The CPS programme will also supply the CPS all-up-round (AUR) missile prototypes and parts of the weapons control system for the US Army’s longrange hypersonic weapon (LRHW) or Dark Eagle programme. 

The US Army plans to combine standard AURs with their weapon control system in a prototype LRHW Battery Operations Center and transporter-erector-launcher (TEL) system. 

CPS programme development timeline

The US Navy framed a Master Test Strategy (MTS) for phase one of CPS in 2019. It consists of five Joint Flight Campaign–1 (JFC-1) events to assess the flight performance of the CPS AUR missile prototype and shared components of the hypersonic weapon systems in relevant mission scenarios. 

A team comprising Lockheed Martin, a defence and technology firm based in the US, and Northrop Grumman, an aerospace and defence technology company also based in the US, announced the successful live fire test of the first-stage solid rocket motor (SRM) of the hypersonic strike system in May 2021. 

The CPS programme was put under oversight by the DOT&E in the same year. 

Testing on the second stage SRM was completed in August 2021 and a second test on the first stage SRM was completed in October 2021, followed by another SRM test in November 2021.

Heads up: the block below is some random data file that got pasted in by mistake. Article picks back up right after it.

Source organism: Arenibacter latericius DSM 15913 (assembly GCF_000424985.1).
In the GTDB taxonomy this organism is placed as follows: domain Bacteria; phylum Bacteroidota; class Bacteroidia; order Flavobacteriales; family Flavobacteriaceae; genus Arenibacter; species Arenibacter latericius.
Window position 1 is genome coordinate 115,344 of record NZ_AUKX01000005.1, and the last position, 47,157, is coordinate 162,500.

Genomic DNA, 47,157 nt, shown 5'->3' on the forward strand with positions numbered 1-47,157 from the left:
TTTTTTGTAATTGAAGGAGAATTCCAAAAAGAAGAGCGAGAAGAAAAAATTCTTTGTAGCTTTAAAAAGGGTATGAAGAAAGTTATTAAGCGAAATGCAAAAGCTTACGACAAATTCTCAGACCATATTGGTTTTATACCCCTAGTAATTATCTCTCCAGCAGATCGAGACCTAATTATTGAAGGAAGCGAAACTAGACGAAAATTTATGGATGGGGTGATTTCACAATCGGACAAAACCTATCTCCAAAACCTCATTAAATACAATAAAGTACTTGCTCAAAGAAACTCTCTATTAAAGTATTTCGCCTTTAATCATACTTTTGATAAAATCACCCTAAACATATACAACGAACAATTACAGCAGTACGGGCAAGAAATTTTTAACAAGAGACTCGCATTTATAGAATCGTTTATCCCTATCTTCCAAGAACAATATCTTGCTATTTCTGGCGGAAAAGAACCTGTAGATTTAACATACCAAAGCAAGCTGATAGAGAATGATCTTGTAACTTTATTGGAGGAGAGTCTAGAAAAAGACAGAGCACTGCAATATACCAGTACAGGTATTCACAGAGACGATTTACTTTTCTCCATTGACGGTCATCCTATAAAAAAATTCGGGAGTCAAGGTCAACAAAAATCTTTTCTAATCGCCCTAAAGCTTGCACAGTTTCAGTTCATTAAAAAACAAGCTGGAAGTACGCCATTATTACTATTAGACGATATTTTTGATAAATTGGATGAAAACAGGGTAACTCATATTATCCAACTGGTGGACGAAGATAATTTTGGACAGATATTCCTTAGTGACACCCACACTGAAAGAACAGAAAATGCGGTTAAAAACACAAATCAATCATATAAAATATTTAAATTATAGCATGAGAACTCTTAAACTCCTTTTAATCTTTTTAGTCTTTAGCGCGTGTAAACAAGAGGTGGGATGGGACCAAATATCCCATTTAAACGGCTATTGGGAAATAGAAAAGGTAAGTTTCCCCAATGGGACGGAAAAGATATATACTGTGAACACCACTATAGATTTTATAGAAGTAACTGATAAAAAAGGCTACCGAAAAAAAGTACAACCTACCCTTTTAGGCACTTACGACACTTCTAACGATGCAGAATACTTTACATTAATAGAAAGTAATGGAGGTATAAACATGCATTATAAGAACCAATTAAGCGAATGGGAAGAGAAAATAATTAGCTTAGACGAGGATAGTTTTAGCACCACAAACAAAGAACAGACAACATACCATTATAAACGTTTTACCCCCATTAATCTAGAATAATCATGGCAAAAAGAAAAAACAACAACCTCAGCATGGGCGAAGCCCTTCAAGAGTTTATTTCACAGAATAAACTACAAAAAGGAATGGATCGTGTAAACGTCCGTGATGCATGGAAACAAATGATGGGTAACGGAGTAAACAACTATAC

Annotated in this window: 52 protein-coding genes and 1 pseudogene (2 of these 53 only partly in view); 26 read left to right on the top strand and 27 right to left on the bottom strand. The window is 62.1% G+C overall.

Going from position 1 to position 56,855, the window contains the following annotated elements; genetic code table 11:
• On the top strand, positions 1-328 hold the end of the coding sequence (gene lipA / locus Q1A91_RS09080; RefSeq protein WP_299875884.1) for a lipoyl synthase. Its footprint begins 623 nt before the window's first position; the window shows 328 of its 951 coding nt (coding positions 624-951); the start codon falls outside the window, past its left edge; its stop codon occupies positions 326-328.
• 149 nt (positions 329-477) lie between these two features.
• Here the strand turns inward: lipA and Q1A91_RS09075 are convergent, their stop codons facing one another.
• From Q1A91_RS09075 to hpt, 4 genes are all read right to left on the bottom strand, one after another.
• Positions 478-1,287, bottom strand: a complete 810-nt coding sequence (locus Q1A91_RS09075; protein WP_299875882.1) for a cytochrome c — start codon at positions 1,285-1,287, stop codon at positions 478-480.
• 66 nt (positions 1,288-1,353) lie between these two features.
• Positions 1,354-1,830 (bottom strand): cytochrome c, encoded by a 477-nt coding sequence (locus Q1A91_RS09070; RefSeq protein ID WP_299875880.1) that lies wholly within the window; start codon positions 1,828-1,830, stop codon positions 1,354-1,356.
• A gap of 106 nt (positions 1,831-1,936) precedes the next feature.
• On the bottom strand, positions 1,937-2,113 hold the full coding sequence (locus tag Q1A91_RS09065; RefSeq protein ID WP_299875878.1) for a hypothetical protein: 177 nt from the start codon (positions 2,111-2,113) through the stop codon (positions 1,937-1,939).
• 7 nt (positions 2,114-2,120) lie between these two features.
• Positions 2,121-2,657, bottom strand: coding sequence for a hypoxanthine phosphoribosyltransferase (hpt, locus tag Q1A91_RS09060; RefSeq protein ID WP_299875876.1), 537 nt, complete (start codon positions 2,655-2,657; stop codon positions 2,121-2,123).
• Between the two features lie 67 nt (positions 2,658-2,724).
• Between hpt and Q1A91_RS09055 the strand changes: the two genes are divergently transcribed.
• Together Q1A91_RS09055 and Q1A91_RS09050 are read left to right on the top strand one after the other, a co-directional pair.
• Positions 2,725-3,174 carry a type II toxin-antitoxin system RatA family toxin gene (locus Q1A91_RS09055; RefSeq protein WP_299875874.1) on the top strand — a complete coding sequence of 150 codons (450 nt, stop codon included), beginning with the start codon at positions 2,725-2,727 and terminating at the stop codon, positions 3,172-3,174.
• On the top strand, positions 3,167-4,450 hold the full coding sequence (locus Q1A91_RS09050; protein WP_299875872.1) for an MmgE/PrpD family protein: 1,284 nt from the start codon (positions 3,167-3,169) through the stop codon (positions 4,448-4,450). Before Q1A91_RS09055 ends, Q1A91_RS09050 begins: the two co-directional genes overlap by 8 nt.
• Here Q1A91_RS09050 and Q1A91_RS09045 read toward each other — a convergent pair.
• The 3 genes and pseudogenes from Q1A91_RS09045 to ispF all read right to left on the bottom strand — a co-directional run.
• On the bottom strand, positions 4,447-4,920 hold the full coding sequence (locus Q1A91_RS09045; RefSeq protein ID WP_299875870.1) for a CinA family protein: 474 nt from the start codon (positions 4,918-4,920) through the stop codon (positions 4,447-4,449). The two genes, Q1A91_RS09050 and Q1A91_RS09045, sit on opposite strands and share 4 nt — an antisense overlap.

In February 2022, General Atomics Electromagnetic Systems (GA-EMS) reported that their Autonomous Flight Termination Units (AFTUs) aboard two sounding rockets demonstrated successful performance during a high operational tempo for a hypersonic test flight campaign at Wallops Island, Virginia. 

The test was sponsored by the Navy Strategic Systems Programs and Army Hypersonic Program Office. 

The AFTUs ensure missile flight safety and were tested to advance the development of the US Navy’s CPS and the US Army’s LRHW offensive hypersonic strike capability. 

CPS hypersonic boost-glide weapon system details

The CPS missile will comprise a two-stage solid rocket booster and a common hypersonic glide body housing a kinetic energy warhead. The missile booster will include a thrust vector control system, enabling the rocket motors to manoeuvre during flight. Cold-gas ejection will be used for launching the missile. 

The CPS hypersonic boost-glide weapon system can achieve extended missile range at speeds surpassing Mach 5. 

Joint Flight Campaigns on CPS prototype